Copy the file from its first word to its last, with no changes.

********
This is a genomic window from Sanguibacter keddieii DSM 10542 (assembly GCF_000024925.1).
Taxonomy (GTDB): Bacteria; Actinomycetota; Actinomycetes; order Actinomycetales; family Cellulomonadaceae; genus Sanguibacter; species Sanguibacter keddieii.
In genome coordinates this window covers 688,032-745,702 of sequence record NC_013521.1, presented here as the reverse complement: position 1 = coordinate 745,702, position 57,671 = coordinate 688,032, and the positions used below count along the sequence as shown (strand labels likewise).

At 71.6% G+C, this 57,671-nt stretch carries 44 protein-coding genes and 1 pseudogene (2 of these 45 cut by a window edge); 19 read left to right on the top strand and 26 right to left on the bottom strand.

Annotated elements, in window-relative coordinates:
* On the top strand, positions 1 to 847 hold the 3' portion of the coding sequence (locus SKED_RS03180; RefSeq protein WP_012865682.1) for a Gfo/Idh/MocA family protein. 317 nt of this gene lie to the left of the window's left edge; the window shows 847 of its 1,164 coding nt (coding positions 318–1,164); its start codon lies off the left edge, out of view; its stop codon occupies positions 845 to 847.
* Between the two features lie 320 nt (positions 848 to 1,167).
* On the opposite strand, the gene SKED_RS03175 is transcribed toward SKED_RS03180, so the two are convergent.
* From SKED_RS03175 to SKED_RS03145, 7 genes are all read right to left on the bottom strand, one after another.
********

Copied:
This is a genomic window from Sanguibacter keddieii DSM 10542 (assembly GCF_000024925.1).
Taxonomy (GTDB): Bacteria; Actinomycetota; Actinomycetes; order Actinomycetales; family Cellulomonadaceae; genus Sanguibacter; species Sanguibacter keddieii.
In genome coordinates this window covers 688,032-745,702 of sequence record NC_013521.1, presented here as the reverse complement: position 1 = coordinate 745,702, position 57,671 = coordinate 688,032, and the positions used below count along the sequence as shown (strand labels likewise).

At 71.6% G+C, this 57,671-nt stretch carries 44 protein-coding genes and 1 pseudogene (2 of these 45 cut by a window edge); 19 read left to right on the top strand and 26 right to left on the bottom strand.

Annotated elements, in window-relative coordinates:
* On the top strand, positions 1 to 847 hold the 3' portion of the coding sequence (locus SKED_RS03180; RefSeq protein WP_012865682.1) for a Gfo/Idh/MocA family protein. 317 nt of this gene lie to the left of the window's left edge; the window shows 847 of its 1,164 coding nt (coding positions 318–1,164); its start codon lies off the left edge, out of view; its stop codon occupies positions 845 to 847.
* Between the two features lie 320 nt (positions 848 to 1,167).
* On the opposite strand, the gene SKED_RS03175 is transcribed toward SKED_RS03180, so the two are convergent.
* From SKED_RS03175 to SKED_RS03145, 7 genes are all read right to left on the bottom strand, one after another.